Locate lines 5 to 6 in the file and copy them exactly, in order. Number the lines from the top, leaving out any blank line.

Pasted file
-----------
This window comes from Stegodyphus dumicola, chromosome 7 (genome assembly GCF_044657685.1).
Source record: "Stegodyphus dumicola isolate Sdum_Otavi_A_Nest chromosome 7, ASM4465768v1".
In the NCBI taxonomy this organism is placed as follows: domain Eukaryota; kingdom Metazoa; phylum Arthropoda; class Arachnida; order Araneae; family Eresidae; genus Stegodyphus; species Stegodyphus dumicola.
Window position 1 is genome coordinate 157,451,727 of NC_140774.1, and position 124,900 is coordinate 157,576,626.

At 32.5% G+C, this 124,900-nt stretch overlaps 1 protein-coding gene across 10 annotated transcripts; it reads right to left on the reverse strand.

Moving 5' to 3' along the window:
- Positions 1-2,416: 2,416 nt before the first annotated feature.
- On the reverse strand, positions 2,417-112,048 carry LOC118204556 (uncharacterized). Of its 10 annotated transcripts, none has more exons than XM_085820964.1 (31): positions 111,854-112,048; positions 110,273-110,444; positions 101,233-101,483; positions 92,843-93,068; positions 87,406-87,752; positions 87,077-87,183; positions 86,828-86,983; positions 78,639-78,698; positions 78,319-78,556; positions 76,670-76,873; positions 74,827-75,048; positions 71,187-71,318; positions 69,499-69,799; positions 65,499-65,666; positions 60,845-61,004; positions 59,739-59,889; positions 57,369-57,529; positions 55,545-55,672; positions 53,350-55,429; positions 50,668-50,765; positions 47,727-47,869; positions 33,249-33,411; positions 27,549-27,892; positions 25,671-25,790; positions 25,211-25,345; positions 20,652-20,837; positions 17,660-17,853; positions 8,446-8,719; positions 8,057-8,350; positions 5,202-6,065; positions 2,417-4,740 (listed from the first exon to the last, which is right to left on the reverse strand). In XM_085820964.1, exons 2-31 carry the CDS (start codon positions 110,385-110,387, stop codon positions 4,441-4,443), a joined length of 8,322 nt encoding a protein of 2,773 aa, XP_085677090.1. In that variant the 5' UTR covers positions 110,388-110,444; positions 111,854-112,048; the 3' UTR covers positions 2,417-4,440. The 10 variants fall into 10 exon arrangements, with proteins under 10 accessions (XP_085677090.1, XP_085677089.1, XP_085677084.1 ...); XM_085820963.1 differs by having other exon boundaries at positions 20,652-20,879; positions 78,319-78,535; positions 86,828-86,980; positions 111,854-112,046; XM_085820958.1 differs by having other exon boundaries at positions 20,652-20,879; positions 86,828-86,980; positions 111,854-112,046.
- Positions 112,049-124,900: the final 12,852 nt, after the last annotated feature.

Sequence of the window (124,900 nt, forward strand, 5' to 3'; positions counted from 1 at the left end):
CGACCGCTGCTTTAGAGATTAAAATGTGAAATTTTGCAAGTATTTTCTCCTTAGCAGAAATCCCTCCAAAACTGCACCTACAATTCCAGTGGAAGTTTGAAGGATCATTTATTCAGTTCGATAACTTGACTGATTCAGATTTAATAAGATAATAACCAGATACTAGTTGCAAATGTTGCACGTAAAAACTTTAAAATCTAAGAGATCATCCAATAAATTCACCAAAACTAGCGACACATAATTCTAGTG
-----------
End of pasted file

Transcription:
At 32.5% G+C, this 124,900-nt stretch overlaps 1 protein-coding gene across 10 annotated transcripts; it reads right to left on the reverse strand.

Moving 5' to 3' along the window: